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Do you think language plays a huge role in how we view things? What’s the difference between jobfree and jobless for example?

Searching for a job can be a tough time. On the other hand, having no job can be an interesting experience, a journey even, one you may wish to come back to later in life, on your commute from work, all exhausted. Unemployment, careers, and work are hot topics… for a reason.

Obviously, we all need to supply our basic needs and take care of families, move on with life, find a purpose in whatever we’ve chosen to do.Somehow though, being without a job temporarily isn’t such a bad thing.

One’s employment is one of those things permeated through the media by postmodern ideology as the top identifier of every individual. Consequently, people ascertain themselves through what they do. The job isn’t just a job; it’s you, a category, a label; just another label in the consumption society.

These beliefs that are deeply penetrated and now rooted in the core of western society, like everything else, can be observed through language. The news talks about unemployment rates, managers are headhunting (though there’s a more sophisticated term nowadays – talent management), young people complain of being jobless.

Change of Perspective

That word – jobless – got stuck into my mind. It made me think of how it came to be named. Why jobless? Why not jobfree? It signifies the same thing, and yet it gives a different connotation and a better feel to it. After all, an individual perspective is all it takes.

Are jobless and jobfree the same thing though? They may as well not be. What is a jobfree individual? This is how I’d describe it:

  • He/she doesn’t feel a lack of purpose for not having a job
  • He/she explores the opportunities of a life that doesn’t revolve around work and home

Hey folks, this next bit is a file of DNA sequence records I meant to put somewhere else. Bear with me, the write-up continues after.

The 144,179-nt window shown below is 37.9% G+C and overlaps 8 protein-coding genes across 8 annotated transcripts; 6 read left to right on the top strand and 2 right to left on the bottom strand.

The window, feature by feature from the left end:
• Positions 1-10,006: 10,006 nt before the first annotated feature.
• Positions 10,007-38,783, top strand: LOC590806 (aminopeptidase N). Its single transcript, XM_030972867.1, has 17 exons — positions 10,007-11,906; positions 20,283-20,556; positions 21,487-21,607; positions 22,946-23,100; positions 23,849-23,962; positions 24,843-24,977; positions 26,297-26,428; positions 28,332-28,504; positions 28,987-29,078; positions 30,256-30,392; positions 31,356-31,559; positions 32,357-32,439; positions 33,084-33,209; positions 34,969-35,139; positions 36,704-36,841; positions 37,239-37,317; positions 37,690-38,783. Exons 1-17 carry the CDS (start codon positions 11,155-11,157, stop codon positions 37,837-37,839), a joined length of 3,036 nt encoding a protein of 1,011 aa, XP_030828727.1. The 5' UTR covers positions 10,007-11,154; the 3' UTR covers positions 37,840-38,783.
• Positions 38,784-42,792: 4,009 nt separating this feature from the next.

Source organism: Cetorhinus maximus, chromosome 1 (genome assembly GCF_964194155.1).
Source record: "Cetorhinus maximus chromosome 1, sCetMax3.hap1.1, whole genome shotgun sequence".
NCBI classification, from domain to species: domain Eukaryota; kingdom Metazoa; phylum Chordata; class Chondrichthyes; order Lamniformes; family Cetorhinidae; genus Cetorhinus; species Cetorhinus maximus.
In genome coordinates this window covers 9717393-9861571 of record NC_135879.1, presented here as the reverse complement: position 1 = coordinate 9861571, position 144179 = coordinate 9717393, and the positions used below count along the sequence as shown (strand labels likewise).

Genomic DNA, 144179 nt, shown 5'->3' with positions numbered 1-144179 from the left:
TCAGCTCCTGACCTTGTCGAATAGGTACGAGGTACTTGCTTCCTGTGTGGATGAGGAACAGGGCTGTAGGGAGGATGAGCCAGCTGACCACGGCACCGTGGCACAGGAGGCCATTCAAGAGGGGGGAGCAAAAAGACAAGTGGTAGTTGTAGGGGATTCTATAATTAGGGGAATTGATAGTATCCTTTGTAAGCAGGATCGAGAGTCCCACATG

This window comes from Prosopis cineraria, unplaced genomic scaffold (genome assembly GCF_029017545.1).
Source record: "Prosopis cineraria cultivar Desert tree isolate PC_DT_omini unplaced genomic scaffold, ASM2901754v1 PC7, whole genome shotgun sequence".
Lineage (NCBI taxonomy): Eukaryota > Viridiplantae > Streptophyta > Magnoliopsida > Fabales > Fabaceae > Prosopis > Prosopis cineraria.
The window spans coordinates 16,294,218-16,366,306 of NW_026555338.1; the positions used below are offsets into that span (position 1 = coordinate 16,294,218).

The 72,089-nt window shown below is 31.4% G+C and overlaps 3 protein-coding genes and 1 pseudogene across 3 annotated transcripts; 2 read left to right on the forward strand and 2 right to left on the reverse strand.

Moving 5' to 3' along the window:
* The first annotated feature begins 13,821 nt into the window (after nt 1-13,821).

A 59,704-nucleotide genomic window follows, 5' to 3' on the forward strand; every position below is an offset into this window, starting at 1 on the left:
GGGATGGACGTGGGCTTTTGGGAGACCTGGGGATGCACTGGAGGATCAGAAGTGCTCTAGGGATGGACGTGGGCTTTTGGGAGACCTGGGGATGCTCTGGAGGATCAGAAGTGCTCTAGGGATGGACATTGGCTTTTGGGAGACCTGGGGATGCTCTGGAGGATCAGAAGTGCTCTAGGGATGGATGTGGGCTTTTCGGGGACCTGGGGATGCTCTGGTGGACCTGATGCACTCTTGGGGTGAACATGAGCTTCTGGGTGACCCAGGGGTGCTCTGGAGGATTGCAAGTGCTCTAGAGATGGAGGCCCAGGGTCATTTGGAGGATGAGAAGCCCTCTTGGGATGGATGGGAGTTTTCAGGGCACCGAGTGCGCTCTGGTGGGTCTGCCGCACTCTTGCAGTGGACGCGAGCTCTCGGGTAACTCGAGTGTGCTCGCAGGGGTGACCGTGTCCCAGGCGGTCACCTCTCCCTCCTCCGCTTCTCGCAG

• He/she feels rather free of any societal constraints
  • He/she is in control of his/her own time
  • He/she may be working freelance under the reasoning that work and a job aren’t the same thing

Surely, much can be added, though the basic supposition is clearly expressed.

The point is that everyone is free to choose what to call themselves, and although this is a given, it’s as if most of the time people underestimate the power it brings. A slight word rearrangement changes the outlook.

Otherwise, why do we spend so much time thinking of a name for our children? Is it just the ear appeal of a certain name that’s in question?

If you think about it, many are being discriminated based on their names, because it’s a signifier of a certain identity – a class, a race, an ethnicity, a group, a particular belonging.

Since preconceptions are formed through not only how certain things look or what they do but also how they sound, naming/phrasing is important.

With this in mind, a different perspective is easily offered by a simple rephrasing. Rather than take something for granted, why not toss it around, play with it, linger, and view it another way? Your way perhaps? Would you rather be jobless or jobfree?

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4 thoughts on “Language Play: Jobless vs. Jobfree

  1. Great article Sophie. Quite timely as I have just done a year job free and in returning to the workplace seem to be getting more opportunity come my way. When we fall out of society brand we can demonstrate sustainable adaptation to future employers, projects and clients. Love the writing.

    • Thanks Karl. Glad to hear things are working out for you by being jobfree. It’s definitely worth exploring that territory that initially feels insecure, but can bring about a lot of unexpected gain.

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